Cognitive Issues in the Long Scotist Tradition 2021 Conference

Country: Czech Republic

City: České Budějovice

Abstr. due: 31.07.2020

Dates: 11.02.21 — 13.02.21

Area Of Sciences: Philosophy;

Organizing comittee e-mail:

Organizers: Faculty of Theology, Department of Philosophy and Religious Studies, South Bohemia University


Studying the history of Scotism means gaining insight into an intellectual current that lasted for almost half a millennium and for a time even was part of a global scholastic culture. The Scotist tradition is founded on the philosophical and theological teachings of the Franciscan master John Duns Scotus (ca. 1265–1308) in Oxford and Paris. On a whole range of issues, Scotus challenged his most distinguished scholastic predecessors, such as Thomas Aquinas and Henry of Ghent. His way of thinking soon became a viable Franciscan alternative to the school formations of other religious orders, first of all the Dominicans who mostly followed Aquinas. The Scotist school developed into one of the most diffused scholastic schools of the late Middle Ages and the Renaissance. It continued to develop and even experienced considerable growth in the 17th century, paradoxically in a period that popular historiography tends to define through its very opposition to scholasticism. In Catholic Europe, the Scotist tradition did not come to an end until the mid-18th century. Outside of Europe, Scotism thrived in the Hispanic colonies of South America, a phenomenon that has been known for some time even though it is only now beginning to attract the attention it deserves.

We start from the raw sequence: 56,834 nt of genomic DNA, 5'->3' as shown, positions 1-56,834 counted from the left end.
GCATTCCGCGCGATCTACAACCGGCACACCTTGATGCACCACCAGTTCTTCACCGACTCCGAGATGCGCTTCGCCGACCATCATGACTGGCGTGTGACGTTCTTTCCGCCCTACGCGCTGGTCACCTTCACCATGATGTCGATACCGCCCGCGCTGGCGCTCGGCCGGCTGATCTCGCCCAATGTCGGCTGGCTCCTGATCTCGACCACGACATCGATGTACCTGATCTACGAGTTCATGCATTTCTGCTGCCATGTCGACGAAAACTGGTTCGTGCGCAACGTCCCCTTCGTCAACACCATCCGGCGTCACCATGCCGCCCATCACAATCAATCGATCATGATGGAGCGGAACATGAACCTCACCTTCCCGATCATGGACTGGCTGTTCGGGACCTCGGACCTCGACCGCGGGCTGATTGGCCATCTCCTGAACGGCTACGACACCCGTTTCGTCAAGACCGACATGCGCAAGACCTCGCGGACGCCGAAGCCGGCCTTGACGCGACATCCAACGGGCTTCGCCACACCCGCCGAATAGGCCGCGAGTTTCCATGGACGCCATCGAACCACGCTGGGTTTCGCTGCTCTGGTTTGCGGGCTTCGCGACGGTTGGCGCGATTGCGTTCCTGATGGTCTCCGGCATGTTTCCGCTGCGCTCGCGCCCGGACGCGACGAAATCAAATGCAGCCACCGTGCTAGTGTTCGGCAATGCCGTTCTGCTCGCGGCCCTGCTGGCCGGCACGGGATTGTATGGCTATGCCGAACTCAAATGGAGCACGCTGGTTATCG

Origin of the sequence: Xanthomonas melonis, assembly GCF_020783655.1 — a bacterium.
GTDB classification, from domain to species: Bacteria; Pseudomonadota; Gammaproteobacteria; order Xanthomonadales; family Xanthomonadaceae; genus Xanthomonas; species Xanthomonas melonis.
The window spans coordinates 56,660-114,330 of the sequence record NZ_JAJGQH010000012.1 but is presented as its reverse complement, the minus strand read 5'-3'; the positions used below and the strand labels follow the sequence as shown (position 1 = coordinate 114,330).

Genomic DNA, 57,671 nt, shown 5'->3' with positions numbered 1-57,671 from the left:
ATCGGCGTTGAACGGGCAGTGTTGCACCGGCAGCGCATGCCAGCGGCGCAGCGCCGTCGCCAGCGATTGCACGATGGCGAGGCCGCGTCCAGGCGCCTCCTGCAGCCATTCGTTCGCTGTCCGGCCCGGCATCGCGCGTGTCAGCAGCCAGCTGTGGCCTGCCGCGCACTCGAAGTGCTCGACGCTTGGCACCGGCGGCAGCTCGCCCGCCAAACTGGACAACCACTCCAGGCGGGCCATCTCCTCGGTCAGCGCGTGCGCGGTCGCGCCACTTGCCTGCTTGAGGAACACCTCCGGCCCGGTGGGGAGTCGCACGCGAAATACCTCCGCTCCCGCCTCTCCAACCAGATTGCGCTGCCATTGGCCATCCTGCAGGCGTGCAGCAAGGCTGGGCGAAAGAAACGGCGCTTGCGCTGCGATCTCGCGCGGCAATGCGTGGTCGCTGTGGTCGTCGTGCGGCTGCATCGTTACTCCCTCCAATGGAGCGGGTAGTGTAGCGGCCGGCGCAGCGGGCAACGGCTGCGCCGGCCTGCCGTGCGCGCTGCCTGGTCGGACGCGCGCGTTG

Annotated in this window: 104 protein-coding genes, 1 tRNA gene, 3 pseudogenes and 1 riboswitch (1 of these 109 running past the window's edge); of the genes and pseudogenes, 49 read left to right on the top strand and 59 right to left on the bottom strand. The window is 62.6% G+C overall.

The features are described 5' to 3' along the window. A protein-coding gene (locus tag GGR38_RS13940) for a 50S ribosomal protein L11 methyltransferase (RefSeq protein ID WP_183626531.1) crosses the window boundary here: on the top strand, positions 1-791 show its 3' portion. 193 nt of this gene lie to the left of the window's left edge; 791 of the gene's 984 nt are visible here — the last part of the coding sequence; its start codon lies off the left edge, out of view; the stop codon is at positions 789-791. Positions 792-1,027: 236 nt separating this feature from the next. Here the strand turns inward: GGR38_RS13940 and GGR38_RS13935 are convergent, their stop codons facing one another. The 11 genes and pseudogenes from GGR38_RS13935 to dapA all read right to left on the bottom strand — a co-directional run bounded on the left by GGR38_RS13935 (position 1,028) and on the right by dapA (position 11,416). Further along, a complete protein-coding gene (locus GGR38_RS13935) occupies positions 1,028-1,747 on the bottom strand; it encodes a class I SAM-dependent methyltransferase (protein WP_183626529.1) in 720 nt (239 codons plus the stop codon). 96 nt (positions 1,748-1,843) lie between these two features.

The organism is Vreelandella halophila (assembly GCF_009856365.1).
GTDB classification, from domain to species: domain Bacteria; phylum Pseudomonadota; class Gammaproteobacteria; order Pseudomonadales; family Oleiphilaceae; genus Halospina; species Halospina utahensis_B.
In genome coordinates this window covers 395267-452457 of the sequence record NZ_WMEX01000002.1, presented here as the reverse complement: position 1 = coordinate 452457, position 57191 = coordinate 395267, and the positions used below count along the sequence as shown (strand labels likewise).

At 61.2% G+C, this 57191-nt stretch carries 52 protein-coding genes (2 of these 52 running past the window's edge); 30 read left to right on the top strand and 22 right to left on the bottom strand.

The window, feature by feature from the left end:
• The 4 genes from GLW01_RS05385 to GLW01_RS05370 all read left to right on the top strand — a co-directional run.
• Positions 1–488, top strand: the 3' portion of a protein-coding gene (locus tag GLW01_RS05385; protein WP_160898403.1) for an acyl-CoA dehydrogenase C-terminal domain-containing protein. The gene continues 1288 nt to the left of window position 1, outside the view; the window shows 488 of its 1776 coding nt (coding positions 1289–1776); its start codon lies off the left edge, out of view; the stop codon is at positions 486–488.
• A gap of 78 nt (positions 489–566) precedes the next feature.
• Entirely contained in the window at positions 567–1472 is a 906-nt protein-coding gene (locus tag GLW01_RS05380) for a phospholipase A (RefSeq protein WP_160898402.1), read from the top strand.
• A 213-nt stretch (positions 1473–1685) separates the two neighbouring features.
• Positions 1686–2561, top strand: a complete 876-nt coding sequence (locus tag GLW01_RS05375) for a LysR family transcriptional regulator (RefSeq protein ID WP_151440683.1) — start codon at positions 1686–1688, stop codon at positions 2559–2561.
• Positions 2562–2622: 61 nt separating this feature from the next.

This present conference is devoted to discussions of cognitive issues in the long Scotist tradition. To overcome the departmentalized state of research on Scotism, the conference aims to bring together scholars working on medieval, renaissance and early modern philosophy. The common focus lies on cognitive issues typically discussed in treatises on the soul and its faculties (or commentaries on Aristotle’s De anima), in epistemological sections of other parts of philosophy, as well as in various theological contexts. We welcome papers dealing with sensory perception (e.g., intentionality, self-awareness, and skepticism), intellectual cognition (e.g., the nature, divisions, and adequate object of the intellect), the epistemology of the sciences (e.g., their various degrees of certainty), and cognitive aspects of theology (e.g., discussions of prelapsarian, angelic, or divine cognition). All papers must explore material from the rich Scotist tradition, from the immediate wake of Scotus’s teaching in the early 14th century until the final stage of the Scotist tradition in the 18th century. With this unusual approach, we wish to throw new light on the often postulated, but too seldom researched, historical influence of Scotus’s doctrines, at the same time keeping an eye out for unexpected developments within the Scotist tradition not necessarily traceable to Scotus himself, but rather, e.g., to discussions among his early followers. We also welcome investigations into the interaction between Scotism and other scholastic traditions (e.g., Thomism, Aristotelianism, and Jesuit scholasticism) as well as into Scotist influences on non-scholastic thought (Descartes et al.).

Conference Web-Site: